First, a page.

Advancements in 3D Printing And The Auto World – What’s Next?
by Steve Dearborn
Additive manufacturing (AM), also known as 3D printing, has the potential, given recent developments in the technology, to transform the way that products will be designed, developed and manufactured in the future. An article issues by the Deloitte University Press states that this new technology may be used for product innovation and high volume manufacturing, and will likely benefit automotive industry production.
What Is 3D Printing?
AM or 3D printing is any one of a group of processes used to produce three-dimensional objects. Under computer control, material is laid down in successive layers to make an object, which can be of almost any shape or size, using an electronic data source for instruction. The industrial robots used to perform these processes are called 3D printers.
The term “3D printing” originated with a printing process using ink jet printer heads in which material was deposited into a powder bed in a specific sequence. The term was expanded to apply to processes that produce three-dimensional objects, and “additive manufacturing” is now the standard technical and engineering term for this technology.
Is It Possible That We Will Be Able to Print Parts for Cars?
Not only does AM technology have the potential to revolutionize the way automotive parts are designed and manufactured, but it can also completely transform the way they are distributed, as discussed in the Deloitte University Press article. The writer speculates that 3D printing can increase availability of parts and reduce delivery time in the aftermarket segment of the industry.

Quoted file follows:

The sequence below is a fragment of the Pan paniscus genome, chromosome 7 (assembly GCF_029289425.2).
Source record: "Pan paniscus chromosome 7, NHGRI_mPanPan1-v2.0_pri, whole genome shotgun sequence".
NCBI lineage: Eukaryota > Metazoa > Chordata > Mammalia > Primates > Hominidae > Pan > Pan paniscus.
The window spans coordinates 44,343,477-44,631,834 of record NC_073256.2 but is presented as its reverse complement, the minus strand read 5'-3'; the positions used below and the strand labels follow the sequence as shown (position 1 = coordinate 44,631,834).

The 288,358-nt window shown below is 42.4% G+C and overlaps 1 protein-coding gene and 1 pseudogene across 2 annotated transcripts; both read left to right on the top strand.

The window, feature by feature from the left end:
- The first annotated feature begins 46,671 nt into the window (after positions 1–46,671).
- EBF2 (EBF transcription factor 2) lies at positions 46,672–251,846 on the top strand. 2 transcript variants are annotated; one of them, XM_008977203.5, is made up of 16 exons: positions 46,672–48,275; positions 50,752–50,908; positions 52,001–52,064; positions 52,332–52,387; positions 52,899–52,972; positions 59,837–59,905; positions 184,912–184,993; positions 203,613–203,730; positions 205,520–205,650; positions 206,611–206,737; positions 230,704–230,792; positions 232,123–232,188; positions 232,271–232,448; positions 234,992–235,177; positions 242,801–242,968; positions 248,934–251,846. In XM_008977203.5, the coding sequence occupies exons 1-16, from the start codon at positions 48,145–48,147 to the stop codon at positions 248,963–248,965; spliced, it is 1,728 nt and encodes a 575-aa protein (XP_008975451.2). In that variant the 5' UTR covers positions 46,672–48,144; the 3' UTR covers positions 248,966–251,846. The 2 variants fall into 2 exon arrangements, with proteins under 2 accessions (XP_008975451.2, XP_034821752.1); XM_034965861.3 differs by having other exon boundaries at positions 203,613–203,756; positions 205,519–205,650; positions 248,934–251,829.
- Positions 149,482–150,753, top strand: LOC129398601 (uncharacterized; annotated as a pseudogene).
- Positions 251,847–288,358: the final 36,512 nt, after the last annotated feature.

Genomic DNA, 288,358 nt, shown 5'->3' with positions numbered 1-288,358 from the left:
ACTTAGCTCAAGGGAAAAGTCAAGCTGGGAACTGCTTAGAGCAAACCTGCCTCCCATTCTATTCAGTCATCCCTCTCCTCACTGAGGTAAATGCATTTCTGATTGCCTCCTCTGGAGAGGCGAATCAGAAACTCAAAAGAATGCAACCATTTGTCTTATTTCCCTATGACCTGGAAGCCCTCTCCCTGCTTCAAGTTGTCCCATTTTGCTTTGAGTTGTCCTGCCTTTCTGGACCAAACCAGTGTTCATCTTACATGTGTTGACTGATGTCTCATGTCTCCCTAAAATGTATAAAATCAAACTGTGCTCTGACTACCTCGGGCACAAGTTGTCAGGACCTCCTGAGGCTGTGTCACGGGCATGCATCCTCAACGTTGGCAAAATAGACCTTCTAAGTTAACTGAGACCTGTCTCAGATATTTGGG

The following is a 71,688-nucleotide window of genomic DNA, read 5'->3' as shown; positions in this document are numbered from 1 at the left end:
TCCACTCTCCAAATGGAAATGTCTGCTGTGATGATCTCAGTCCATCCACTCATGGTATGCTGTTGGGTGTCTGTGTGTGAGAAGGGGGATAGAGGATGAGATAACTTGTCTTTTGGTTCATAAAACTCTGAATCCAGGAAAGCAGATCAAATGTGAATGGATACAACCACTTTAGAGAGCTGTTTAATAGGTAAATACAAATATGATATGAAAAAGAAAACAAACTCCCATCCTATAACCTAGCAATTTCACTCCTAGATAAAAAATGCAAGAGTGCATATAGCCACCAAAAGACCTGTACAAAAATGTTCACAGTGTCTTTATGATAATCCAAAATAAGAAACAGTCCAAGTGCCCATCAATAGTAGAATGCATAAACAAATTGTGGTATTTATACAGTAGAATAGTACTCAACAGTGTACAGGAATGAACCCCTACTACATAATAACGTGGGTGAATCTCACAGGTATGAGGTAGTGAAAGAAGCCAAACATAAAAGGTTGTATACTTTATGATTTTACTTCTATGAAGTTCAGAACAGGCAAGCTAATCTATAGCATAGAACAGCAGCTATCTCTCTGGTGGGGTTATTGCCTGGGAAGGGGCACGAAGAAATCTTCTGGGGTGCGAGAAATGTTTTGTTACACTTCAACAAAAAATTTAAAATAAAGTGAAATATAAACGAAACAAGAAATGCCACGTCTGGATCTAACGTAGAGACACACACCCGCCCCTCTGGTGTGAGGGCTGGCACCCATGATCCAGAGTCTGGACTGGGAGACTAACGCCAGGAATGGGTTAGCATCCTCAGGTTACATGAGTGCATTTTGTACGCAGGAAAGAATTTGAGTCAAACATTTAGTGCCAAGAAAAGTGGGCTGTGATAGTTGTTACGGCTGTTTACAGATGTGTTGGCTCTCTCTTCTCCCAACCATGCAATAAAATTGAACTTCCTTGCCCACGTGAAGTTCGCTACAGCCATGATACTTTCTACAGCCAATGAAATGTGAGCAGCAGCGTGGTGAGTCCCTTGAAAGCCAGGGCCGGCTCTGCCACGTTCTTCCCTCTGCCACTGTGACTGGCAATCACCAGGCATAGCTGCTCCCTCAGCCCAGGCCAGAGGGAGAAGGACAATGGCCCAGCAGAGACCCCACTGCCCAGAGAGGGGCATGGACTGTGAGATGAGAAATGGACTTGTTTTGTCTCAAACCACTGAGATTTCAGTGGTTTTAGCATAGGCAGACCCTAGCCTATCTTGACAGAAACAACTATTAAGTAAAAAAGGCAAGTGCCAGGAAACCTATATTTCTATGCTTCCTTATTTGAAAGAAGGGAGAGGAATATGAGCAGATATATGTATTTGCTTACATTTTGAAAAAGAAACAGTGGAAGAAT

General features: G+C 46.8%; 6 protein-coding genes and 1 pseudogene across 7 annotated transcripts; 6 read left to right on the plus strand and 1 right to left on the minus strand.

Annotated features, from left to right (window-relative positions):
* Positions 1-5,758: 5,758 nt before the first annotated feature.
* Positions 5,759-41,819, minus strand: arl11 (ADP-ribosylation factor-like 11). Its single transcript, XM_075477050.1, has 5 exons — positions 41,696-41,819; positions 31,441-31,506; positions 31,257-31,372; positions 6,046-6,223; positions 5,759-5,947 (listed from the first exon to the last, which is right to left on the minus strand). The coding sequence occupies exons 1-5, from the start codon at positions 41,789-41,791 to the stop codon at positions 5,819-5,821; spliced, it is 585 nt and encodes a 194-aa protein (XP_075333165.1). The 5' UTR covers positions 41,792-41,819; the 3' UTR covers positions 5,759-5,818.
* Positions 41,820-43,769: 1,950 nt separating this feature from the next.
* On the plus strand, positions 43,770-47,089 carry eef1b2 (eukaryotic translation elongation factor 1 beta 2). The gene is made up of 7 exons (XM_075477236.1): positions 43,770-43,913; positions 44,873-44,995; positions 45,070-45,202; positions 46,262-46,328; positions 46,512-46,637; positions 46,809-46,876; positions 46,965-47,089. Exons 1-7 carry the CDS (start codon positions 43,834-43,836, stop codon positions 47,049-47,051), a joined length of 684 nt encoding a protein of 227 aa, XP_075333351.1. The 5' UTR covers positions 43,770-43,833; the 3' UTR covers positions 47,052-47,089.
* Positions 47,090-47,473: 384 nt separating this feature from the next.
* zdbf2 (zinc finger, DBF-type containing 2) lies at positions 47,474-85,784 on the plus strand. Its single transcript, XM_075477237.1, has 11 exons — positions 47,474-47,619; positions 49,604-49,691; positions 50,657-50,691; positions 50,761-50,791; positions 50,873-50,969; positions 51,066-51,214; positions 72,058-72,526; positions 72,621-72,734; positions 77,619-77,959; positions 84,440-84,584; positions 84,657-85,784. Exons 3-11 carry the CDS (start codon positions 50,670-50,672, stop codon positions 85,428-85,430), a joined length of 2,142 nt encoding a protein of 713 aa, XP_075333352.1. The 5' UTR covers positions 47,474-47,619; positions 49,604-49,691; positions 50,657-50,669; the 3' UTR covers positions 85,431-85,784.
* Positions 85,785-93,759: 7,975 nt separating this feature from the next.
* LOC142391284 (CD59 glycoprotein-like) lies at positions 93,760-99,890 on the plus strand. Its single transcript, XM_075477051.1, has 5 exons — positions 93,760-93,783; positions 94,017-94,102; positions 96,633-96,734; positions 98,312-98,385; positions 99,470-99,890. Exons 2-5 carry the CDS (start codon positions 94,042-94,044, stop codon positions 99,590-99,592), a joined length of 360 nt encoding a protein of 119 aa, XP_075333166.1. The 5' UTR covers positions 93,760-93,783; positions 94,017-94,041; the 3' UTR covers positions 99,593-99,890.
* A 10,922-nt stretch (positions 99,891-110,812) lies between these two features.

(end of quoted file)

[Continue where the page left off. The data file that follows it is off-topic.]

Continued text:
Most parts distributors currently stock only commonly used auto parts, in order to reduce the cost of inventory. With AM, parts suppliers can produce automotive components on demand and on location. This can drastically reduce the cost of inventory and enable suppliers to deliver less commonly used parts much more rapidly.
For parts on out-of-production models, where computer-aided designs (CAD) files are not available, 3D scanners can be used to create CAD files from which 3D printing can produce the components. The article speculates that, at some point in the future, consumers may be able to buy digital designs for specific parts and then print them out through local service bureaus or on their own personal AM devices.
Workplace Accidents in the Automotive Industry
Regardless of the technology in use, work-related injuries occur in manufacturing and all facets of the automotive industry. If you have been injured on the job, it is in your best interests to consult with a knowledgeable Richmond workers’ compensation attorney.
Although the workers’ compensation program is a no-fault system designed to protect injured workers, obtaining benefits after an injury is not always as easy as it should be. Legal firms such as Marks & Harrison work on these cases. Workers’ compensation is an insurance program, and the costs of benefits paid out to injured workers are passed along to employers in their premiums. Employers have their own bottom line to protect.